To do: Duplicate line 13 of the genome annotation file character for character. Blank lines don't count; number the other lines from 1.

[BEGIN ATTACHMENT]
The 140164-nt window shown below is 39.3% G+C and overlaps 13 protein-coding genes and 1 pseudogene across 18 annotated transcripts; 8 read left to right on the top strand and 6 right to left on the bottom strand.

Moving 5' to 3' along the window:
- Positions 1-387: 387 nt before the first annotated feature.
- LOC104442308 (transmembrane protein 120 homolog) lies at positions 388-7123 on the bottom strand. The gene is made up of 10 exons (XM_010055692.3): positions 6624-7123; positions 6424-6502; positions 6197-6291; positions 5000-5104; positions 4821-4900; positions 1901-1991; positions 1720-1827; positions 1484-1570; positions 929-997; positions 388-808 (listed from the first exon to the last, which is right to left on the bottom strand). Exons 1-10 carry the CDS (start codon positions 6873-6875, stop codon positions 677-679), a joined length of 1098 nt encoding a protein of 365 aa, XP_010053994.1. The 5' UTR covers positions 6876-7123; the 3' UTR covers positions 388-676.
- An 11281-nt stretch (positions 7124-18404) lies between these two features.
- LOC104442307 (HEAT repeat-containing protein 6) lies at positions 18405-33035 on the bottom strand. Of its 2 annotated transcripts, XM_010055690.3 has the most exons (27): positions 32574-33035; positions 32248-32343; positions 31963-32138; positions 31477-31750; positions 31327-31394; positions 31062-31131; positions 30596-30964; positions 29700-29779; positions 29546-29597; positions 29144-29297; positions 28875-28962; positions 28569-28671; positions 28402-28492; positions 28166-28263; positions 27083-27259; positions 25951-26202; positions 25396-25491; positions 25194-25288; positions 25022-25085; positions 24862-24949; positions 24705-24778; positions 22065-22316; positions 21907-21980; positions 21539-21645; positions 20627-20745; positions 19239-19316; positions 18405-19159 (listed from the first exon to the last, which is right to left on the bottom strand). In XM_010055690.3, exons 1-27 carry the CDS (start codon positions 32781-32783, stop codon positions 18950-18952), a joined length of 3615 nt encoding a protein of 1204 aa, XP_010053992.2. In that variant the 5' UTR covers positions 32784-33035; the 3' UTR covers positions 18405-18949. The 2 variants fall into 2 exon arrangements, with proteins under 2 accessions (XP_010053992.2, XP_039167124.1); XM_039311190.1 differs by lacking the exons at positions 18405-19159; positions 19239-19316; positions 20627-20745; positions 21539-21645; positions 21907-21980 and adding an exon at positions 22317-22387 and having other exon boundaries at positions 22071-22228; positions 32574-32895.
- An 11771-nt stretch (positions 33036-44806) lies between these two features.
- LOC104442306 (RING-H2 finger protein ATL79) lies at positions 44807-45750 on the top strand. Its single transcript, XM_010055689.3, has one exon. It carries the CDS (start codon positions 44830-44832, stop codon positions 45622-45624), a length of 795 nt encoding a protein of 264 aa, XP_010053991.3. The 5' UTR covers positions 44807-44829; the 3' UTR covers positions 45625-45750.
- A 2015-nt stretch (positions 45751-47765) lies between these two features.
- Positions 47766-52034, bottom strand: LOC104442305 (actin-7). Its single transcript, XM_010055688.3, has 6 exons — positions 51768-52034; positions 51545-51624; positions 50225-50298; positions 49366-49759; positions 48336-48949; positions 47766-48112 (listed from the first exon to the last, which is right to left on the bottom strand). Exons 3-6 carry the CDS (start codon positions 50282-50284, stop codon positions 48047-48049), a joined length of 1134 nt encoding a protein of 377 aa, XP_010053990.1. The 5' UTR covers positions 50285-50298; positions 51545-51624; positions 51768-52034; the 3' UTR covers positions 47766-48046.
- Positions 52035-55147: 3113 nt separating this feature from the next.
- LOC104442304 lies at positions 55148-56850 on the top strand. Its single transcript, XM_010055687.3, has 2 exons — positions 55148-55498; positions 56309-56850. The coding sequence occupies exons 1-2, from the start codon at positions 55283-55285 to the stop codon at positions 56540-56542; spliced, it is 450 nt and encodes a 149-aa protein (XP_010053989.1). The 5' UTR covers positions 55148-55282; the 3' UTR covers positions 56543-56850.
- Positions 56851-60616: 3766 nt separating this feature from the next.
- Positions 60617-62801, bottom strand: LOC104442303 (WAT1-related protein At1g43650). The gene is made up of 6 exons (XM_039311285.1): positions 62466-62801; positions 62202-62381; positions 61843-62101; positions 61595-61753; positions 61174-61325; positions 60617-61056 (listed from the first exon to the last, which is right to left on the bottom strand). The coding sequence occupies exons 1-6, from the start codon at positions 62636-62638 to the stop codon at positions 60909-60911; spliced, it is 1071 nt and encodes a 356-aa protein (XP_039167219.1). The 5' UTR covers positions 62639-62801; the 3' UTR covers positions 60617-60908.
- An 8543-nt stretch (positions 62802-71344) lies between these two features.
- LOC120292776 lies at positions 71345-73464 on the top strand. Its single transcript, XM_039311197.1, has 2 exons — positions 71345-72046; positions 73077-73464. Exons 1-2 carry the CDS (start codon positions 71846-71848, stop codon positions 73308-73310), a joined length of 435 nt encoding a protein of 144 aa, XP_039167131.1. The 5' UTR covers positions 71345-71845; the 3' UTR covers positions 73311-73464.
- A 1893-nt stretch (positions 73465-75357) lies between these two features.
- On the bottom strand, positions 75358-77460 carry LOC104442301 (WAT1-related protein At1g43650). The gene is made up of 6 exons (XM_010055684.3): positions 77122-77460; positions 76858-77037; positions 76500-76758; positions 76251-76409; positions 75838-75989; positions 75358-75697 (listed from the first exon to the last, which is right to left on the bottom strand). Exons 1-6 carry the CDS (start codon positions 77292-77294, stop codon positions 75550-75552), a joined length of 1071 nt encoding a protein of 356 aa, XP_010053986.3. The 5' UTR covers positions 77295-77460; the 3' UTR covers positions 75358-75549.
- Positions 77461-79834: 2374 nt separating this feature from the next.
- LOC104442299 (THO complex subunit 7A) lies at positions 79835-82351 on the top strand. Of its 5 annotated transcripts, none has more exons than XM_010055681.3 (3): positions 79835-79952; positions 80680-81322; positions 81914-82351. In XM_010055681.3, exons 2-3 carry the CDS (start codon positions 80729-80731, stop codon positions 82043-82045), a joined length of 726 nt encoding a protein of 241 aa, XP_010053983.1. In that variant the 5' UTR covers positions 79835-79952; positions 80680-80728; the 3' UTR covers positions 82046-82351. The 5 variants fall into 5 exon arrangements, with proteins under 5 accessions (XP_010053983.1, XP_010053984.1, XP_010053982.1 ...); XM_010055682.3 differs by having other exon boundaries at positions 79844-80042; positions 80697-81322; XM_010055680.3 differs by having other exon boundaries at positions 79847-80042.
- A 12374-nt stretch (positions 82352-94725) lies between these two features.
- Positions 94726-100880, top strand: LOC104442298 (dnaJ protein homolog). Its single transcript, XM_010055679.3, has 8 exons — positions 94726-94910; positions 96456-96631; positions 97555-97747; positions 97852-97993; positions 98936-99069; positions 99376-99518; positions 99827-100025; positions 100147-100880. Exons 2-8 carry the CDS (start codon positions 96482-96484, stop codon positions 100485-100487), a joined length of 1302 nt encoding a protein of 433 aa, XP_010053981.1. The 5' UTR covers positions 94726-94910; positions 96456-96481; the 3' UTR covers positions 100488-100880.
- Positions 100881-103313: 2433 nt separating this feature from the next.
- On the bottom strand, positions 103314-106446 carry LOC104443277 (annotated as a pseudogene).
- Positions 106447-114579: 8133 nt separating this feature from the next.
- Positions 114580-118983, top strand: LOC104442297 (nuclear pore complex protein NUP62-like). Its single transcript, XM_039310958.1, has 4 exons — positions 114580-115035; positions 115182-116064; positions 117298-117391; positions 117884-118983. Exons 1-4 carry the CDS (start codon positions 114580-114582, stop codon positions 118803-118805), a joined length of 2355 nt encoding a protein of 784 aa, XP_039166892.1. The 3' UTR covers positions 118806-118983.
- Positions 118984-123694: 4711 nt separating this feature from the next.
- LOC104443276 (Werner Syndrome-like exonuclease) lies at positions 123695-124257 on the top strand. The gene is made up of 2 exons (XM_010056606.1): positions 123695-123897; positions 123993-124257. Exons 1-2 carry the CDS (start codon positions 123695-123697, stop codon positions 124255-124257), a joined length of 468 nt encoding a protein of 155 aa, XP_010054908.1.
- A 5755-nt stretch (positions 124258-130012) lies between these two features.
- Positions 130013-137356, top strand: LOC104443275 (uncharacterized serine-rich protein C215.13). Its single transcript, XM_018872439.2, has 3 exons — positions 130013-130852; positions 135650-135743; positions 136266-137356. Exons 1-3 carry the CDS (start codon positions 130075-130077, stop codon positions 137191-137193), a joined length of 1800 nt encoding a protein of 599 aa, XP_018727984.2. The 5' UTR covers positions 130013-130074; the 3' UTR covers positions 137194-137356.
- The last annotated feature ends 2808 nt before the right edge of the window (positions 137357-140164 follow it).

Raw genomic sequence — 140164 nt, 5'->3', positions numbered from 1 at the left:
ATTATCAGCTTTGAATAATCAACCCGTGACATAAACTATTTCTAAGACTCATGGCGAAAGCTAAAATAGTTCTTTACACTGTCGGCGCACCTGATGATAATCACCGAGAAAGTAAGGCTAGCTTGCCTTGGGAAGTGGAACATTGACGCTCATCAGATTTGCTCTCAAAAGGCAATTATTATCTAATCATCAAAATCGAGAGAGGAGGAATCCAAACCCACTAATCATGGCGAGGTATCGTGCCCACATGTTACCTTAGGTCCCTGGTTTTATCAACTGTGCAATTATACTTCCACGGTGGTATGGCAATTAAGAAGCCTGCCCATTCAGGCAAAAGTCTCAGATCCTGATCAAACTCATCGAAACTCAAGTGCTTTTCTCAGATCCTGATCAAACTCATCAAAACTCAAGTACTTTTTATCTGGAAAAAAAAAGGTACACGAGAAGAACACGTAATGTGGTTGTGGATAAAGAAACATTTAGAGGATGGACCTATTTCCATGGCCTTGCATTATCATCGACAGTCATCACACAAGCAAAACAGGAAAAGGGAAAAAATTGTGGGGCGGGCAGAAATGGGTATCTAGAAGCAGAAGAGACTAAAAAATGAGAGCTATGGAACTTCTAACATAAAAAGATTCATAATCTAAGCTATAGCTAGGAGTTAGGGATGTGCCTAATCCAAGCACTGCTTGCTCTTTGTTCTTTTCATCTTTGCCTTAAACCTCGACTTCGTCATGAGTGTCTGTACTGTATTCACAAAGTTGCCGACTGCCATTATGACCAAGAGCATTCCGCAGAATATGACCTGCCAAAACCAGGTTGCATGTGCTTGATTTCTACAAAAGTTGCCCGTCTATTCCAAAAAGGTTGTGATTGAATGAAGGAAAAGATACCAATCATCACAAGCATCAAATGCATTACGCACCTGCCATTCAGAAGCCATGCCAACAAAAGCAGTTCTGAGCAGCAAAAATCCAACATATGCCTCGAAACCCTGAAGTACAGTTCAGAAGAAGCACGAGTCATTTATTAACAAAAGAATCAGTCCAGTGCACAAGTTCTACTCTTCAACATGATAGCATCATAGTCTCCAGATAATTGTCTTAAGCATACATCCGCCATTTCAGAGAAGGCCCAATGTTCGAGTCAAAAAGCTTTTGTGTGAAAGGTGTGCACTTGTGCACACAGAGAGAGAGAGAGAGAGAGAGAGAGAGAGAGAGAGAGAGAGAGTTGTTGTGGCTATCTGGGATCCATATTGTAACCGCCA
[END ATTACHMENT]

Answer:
- Positions 56851-60616: 3766 nt separating this feature from the next.